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loveliness and splendor. Another deeply interesting phenomenon is often presented, in this individual history of the Sciences; for we behold the same man, not only excelling in the sublime conceptions of abstract philosophy; but distinguished, for the felicitous arrangement and admirable application of theory to practical usefulness. Let us not, however, omit the homage due to those prodigies of universal talent, comets in the intellectual system, whose spirits appear to be wanderers from some other world, where genius and taste, intellect and memory flourish in a state of union and perfection, consistent only with a superior order of being. Nor is it the least remarkable circumstance, attending these wonderful Men, that all their versatility of talent, and their almost incredible facility, in the acquisition of knowledge, have been for the most part, unprofitable to mankind : and have seldom failed to excite the envy and admiration of their contemporaries, the incrédulity and astonishment of posterity. To illustrate these sentiments we have only to refer to the lives and works of Crichton and Mirandula, of Servin and Magliabechi.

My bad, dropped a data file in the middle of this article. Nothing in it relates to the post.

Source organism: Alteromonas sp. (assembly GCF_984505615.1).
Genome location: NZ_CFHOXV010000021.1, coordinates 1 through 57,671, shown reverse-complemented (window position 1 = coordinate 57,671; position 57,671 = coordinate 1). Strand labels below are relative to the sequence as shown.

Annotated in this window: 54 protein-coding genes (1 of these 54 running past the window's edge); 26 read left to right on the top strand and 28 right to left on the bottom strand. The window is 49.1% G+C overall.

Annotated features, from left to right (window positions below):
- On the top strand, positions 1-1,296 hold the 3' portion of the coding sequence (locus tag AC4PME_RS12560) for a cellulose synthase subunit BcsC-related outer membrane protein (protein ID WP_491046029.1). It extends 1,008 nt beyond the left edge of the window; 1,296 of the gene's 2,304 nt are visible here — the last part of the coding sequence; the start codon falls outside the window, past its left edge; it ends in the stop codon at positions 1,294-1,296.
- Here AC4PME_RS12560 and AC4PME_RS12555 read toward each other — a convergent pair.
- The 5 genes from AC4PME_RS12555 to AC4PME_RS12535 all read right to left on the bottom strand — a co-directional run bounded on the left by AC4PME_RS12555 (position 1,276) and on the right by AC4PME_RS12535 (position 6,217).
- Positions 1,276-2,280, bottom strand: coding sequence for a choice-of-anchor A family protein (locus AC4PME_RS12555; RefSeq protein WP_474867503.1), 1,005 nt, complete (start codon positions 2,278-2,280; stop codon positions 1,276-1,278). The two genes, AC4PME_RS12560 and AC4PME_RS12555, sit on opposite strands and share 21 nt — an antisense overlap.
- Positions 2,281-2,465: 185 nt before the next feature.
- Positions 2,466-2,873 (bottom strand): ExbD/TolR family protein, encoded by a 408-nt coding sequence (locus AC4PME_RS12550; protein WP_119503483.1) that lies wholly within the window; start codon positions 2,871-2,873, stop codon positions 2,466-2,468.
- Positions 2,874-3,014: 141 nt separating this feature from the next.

But it is time to close this interesting review of the Biography of Science; nor can we shut the volume, so rich in entertainment and instruction, without acknowledging the wisdom and benevolence of God. In his scheme of moral government, a few, as having authority, whether in legislation, or Science, preside over the destinies of their brethren, and take thought for the well being of posterity. To them is entrusted that variety of talent, which elevates, refines and adorns the human character; converts Man, the destroyer, into the tutelary angel of his species, and connects him by the enduring relations of benefactor and friend, with the remotest posterity, in every clime and every age. But, whilst we indulge a feeling of veneration, for such men, and swell with our humble voice, the mighty tribute of admiration and gratitude, which nation after nation has bestowed during a period of more than twenty-five centuries, shall we forget that all this diversity of talent, flows only from Him, who is “ the Author and Giver of every good and perfect gift.” Had man never enjoyed more than that common understanding, which the vast majority possess, even then, our debt of gratitude could not have been estimated by mortal capacity. But something of that elevated, pure, devotional feeling, which may be supposed to characterize the enthusiasm of seraphs and of just men made perfect,